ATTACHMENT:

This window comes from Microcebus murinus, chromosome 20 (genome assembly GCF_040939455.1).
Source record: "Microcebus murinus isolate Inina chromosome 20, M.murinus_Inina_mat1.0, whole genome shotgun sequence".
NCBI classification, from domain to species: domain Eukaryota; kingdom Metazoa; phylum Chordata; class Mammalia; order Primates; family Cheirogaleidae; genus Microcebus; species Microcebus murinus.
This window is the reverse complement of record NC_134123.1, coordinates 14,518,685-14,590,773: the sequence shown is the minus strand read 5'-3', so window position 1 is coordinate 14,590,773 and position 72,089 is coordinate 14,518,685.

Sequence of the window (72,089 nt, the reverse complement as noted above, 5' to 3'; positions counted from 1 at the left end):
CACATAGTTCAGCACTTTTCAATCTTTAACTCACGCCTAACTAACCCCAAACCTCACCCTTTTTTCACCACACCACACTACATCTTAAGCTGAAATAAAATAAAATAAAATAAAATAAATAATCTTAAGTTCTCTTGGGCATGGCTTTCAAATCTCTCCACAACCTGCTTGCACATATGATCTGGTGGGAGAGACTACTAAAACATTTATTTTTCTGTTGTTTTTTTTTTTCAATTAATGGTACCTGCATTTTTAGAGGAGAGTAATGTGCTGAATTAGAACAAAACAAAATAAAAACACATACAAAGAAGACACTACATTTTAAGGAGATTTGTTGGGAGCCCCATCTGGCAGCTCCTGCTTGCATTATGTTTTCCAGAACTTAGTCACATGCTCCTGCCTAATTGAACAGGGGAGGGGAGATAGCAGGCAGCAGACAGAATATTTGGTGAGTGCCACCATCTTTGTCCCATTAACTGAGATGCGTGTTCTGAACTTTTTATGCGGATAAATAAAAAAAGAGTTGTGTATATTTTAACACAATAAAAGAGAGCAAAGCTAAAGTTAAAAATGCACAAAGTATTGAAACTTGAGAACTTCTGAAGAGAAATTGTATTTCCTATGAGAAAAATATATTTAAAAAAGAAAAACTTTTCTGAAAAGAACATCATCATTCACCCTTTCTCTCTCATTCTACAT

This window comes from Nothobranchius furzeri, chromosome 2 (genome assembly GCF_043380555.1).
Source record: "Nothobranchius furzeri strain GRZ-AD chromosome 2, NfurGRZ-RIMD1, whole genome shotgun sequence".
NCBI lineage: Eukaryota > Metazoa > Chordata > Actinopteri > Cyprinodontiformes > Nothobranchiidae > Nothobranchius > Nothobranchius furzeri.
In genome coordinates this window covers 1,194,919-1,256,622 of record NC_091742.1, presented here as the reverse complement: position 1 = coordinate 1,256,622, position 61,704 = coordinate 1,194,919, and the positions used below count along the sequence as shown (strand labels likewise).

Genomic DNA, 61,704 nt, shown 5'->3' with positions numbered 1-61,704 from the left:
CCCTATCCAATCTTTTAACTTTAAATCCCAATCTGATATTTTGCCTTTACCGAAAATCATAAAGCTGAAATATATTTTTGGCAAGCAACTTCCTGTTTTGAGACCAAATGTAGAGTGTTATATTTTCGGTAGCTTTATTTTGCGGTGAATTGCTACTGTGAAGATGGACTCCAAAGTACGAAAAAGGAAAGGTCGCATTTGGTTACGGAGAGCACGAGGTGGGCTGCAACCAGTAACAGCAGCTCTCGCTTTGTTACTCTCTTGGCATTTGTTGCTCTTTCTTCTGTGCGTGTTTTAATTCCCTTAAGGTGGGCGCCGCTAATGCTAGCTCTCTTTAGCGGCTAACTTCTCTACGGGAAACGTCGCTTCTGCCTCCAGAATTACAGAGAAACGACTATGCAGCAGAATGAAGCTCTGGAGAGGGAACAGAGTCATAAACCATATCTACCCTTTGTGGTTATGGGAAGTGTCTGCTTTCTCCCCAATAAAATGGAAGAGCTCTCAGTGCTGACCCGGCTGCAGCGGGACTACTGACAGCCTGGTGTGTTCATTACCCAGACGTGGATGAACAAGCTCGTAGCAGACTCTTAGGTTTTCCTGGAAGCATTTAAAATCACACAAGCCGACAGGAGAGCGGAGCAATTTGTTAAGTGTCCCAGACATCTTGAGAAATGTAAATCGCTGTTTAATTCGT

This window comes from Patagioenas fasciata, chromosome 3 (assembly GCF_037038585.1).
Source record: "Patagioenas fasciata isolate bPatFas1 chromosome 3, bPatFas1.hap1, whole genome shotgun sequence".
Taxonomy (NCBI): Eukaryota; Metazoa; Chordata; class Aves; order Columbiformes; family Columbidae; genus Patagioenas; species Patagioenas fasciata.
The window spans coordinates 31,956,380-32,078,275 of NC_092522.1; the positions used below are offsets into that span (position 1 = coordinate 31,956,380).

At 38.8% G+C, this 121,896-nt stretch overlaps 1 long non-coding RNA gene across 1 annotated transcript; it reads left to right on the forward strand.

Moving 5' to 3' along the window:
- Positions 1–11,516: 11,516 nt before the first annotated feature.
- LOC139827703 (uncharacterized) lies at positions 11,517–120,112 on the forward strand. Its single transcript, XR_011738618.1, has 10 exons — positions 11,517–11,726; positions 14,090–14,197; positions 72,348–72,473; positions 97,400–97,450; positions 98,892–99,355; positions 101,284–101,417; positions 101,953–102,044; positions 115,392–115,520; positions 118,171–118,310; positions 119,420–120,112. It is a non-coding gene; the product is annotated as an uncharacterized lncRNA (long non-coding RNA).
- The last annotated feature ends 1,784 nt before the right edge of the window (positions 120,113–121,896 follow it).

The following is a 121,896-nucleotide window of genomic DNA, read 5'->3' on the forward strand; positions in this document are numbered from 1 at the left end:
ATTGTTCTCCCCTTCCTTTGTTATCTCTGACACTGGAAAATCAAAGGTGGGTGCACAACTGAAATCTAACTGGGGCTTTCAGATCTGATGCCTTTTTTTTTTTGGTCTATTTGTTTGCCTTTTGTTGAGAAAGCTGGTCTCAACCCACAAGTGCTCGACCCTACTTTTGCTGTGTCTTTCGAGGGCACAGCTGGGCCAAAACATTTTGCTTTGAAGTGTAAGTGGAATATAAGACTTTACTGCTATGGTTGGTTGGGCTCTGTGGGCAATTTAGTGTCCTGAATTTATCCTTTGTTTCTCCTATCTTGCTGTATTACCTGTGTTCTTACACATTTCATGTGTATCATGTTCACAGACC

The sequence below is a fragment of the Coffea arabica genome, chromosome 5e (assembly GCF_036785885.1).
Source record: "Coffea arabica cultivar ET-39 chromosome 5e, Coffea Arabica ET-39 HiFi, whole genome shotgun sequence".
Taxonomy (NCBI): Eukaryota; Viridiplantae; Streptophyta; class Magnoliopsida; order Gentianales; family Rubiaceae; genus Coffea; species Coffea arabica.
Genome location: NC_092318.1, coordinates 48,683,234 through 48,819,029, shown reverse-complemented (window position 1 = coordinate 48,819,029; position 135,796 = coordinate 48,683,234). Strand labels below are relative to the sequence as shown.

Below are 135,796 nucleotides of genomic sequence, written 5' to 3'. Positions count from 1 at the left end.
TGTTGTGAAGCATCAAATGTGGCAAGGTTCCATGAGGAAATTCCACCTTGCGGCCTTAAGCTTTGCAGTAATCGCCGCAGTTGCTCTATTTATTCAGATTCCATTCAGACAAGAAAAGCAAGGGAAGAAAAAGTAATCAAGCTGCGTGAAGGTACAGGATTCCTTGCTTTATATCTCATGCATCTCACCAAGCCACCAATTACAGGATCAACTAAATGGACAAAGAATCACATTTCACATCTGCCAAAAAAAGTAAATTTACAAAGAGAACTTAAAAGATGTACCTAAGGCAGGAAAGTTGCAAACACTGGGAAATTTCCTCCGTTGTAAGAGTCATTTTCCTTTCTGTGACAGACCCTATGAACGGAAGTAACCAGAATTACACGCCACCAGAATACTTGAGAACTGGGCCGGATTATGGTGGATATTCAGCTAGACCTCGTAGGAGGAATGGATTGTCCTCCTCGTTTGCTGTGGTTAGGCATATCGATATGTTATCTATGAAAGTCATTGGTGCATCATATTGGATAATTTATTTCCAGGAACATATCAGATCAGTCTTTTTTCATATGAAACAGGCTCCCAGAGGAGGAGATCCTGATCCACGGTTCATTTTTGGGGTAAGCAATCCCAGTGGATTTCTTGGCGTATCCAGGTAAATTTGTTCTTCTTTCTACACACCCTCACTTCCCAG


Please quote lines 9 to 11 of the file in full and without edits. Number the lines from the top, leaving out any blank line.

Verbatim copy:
NCBI lineage: Eukaryota > Metazoa > Chordata > Actinopteri > Cyprinodontiformes > Nothobranchiidae > Nothobranchius > Nothobranchius furzeri.
In genome coordinates this window covers 1,194,919-1,256,622 of record NC_091742.1, presented here as the reverse complement: position 1 = coordinate 1,256,622, position 61,704 = coordinate 1,194,919, and the positions used below count along the sequence as shown (strand labels likewise).

Genomic DNA, 61,704 nt, shown 5'->3' with positions numbered 1-61,704 from the left: